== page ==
Laws against blasphemy or “religious insult” (found throughout the world, including half of all Council of Europe member states) are inherently discriminatory against secularists and religious dissenters. They are discriminatory in that secularists have no legal recourse—nor should they—when the words of believers offend their moral sensibilities, nor can gays take the publishers of Leviticus to court for the spiritual affront to them that it surely is. Skeptics and heterodox believers, on the other hand, do have an Article 18 right to live and speak according to their conscience even when it offends the orthodox.
Paragraph 32 of the new comment also cautions states against employing a narrow notion of so-called public morals to restrict speech, effectively ruling out laws that defer to a particular faith tradition: “the concept of morals derives from many social, philosophical and religious traditions; consequently, limitations… for the purpose of protecting morals must be based on principles not deriving exclusively from a single tradition.”
The implication of these recommendations is that controversies over blasphemy are not just conflicts between “free speech” and faith, but clashes between competing claims of conscience. This stance is defended by the International Humanist and Ethical Union and elaborated in my forthcoming book, The Future of Blasphemy: Speaking of the Sacred in an Age of Human Rights.
The message of General Comment No. 34 is not only a clear condemnation of the blasphemy laws of countries such as Pakistan, which despite having ratified the ICCPR in 2008, continues to impose the death sentence for blasphemy and “defiling” the name of Prophet Muhammad. The Comment equally repudiates the decisions of the European Court of Human Rights in Strasbourg, which has upheld Austrian, British, and Turkish laws against blasphemy and religious insult by invoking a sui generis right to “respect for the religious feelings of believers.”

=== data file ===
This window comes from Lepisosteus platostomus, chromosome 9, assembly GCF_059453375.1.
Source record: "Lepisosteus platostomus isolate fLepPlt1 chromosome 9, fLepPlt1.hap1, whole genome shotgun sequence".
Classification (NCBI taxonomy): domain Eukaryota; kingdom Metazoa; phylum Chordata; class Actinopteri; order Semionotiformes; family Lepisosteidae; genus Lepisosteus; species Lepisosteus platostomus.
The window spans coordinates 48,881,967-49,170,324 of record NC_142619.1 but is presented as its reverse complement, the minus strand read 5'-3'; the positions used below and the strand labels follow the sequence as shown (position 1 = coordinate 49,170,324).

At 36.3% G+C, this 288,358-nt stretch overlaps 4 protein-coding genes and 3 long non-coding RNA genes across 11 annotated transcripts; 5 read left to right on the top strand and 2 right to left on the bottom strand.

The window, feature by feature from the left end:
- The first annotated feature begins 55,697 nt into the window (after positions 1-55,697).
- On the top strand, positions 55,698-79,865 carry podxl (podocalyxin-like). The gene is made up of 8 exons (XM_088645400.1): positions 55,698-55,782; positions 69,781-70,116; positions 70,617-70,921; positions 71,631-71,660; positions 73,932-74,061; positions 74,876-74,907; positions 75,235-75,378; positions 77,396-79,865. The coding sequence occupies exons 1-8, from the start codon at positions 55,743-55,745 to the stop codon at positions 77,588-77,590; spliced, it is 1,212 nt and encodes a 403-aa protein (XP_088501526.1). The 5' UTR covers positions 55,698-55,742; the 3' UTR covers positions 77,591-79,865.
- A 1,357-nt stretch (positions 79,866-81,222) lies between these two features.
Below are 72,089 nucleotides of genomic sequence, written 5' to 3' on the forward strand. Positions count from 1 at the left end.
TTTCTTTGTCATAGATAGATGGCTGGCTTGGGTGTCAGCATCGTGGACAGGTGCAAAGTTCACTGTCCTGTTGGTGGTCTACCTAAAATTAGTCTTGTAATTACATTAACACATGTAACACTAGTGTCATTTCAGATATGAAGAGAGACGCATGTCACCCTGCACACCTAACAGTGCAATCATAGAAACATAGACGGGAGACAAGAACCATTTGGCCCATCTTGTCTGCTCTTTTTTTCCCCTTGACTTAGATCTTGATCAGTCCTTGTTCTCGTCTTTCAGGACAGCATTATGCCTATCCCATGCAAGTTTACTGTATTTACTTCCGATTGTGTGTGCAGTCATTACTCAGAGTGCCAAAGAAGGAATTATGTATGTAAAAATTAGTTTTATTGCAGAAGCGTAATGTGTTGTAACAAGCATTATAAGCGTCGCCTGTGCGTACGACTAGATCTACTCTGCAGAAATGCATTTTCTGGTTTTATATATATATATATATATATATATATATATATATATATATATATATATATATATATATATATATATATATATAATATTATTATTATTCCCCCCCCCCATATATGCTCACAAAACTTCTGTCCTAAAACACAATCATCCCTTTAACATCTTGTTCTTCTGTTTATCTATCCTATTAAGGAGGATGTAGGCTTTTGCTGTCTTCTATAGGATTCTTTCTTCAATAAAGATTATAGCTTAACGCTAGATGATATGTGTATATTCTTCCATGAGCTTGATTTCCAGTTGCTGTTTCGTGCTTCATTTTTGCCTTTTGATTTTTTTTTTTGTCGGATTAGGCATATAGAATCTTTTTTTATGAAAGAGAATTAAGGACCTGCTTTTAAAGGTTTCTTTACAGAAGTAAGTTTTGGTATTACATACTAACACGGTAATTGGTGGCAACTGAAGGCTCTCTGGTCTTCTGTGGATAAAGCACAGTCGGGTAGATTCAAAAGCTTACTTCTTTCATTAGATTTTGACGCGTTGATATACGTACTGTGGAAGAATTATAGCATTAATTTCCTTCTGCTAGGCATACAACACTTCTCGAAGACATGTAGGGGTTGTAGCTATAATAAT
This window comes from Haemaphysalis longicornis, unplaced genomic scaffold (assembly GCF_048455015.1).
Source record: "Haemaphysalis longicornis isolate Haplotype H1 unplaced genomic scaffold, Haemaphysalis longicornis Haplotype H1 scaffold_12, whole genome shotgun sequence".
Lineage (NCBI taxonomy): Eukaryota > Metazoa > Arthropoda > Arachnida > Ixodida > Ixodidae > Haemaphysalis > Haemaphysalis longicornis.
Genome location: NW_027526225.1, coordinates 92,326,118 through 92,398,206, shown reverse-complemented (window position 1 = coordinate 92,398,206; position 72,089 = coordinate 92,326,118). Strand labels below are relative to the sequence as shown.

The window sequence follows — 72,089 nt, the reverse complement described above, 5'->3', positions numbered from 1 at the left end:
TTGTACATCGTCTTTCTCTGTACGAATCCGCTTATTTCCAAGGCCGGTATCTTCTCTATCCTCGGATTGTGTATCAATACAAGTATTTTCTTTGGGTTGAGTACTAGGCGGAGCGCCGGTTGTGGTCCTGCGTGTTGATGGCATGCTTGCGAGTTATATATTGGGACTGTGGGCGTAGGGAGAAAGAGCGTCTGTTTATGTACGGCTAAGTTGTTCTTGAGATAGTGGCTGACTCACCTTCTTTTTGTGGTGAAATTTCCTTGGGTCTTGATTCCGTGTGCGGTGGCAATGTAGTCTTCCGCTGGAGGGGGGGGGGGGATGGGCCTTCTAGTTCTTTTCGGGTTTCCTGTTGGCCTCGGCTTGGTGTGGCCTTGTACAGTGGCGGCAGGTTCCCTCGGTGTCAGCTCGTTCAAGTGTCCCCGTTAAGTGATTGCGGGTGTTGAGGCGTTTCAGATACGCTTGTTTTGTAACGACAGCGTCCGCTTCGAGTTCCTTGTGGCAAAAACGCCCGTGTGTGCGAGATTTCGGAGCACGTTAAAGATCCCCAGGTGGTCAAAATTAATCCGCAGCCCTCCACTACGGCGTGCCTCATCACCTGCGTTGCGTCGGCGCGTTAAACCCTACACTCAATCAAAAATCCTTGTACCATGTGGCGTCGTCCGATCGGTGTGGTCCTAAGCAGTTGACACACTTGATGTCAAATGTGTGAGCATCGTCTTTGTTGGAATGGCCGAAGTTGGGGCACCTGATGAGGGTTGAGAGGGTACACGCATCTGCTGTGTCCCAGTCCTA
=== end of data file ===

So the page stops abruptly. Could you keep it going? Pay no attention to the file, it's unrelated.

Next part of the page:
The major disappointment in the comment, in my view, is its failure to address hate speech laws, which in many countries function as de facto restrictions on blasphemy and sacrilege. Theoretically, we can distinguish between bashing a belief and bashing its adherents. Yet, absent some precise international norm, “advocacy of religious hatred” could mean anything from provoking imminent violence against individuals (criminalized even under the First Amendment) to the effectively unverifiable standard of being motivated by religious hostility, as under the UK’s Crime and Disorder Act of 1998. Convictions against writer and activists such as Paul Giniewski in France, Lars Hedegaard in Denmark, and Elisabeth Sabaditsch-Wolff in Austria demonstrate that hate speech laws are ripe for abuse even in liberal democracies.
Civil society activists now have the final legal authority of the United Nations on their side as they press governments to come into compliance with their treaty obligations and bring an end to the criminalization of blasphemy.